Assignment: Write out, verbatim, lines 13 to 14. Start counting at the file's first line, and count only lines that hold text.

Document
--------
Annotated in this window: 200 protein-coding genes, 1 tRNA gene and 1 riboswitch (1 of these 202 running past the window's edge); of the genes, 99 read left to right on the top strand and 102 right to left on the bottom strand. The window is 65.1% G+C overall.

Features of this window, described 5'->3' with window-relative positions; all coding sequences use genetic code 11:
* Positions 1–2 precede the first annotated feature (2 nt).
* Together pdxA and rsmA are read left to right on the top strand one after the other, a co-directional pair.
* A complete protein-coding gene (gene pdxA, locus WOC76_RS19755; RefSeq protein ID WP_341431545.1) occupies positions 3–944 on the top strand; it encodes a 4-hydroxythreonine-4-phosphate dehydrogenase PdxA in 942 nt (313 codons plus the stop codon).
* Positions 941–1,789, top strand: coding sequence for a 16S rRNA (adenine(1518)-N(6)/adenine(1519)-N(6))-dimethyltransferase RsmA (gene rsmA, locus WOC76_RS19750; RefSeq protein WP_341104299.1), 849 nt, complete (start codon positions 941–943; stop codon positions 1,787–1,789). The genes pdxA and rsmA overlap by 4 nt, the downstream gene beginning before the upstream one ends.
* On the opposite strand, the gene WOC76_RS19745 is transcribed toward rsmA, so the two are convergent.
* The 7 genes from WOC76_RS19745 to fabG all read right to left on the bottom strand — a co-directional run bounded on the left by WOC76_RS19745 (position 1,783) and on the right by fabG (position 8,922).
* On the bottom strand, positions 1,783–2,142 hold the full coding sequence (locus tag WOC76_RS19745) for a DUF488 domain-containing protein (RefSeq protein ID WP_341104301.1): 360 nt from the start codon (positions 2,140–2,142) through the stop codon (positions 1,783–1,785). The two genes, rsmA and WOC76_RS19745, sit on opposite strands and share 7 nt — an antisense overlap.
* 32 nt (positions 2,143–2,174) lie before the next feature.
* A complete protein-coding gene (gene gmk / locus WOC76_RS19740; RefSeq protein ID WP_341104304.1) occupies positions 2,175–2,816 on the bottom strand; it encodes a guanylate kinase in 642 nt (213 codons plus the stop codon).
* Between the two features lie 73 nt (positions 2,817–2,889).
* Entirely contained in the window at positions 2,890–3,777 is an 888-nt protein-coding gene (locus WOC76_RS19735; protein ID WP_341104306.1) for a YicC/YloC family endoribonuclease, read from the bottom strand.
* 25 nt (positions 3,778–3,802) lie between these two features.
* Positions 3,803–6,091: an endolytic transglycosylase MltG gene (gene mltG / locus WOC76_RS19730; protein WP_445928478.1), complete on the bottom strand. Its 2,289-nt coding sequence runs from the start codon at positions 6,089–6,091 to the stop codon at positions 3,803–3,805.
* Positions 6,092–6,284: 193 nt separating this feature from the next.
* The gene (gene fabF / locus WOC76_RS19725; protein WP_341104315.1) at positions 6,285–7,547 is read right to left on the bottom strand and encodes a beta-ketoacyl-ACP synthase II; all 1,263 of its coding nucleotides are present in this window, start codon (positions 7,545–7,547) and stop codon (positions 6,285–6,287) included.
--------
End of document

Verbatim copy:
* Entirely contained in the window at positions 2,890–3,777 is an 888-nt protein-coding gene (locus WOC76_RS19735; protein ID WP_341104306.1) for a YicC/YloC family endoribonuclease, read from the bottom strand.
* 25 nt (positions 3,778–3,802) lie between these two features.